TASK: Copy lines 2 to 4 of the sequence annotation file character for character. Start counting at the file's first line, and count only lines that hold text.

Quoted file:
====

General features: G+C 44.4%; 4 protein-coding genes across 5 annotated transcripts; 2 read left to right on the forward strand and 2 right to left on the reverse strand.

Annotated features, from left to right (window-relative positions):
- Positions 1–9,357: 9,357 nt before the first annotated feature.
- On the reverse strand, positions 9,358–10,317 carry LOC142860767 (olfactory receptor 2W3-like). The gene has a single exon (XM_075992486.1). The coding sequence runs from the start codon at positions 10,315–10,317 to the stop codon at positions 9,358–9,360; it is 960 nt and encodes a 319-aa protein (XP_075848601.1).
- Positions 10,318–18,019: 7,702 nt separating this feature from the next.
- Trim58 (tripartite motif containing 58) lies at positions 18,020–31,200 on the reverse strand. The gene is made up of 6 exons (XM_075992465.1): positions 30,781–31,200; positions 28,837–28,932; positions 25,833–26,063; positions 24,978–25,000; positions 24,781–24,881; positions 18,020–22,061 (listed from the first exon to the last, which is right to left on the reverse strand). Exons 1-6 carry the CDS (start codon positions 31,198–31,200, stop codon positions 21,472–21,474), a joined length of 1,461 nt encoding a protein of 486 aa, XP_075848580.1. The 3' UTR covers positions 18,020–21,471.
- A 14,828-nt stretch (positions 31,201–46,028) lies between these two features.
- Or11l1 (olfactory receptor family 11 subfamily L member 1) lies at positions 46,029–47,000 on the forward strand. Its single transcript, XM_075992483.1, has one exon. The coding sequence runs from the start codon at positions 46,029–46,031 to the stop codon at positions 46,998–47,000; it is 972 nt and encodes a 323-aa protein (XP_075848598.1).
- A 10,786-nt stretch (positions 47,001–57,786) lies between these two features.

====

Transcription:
Annotated features, from left to right (window-relative positions):
- Positions 1–9,357: 9,357 nt before the first annotated feature.
- On the reverse strand, positions 9,358–10,317 carry LOC142860767 (olfactory receptor 2W3-like). The gene has a single exon (XM_075992486.1). The coding sequence runs from the start codon at positions 10,315–10,317 to the stop codon at positions 9,358–9,360; it is 960 nt and encodes a 319-aa protein (XP_075848601.1).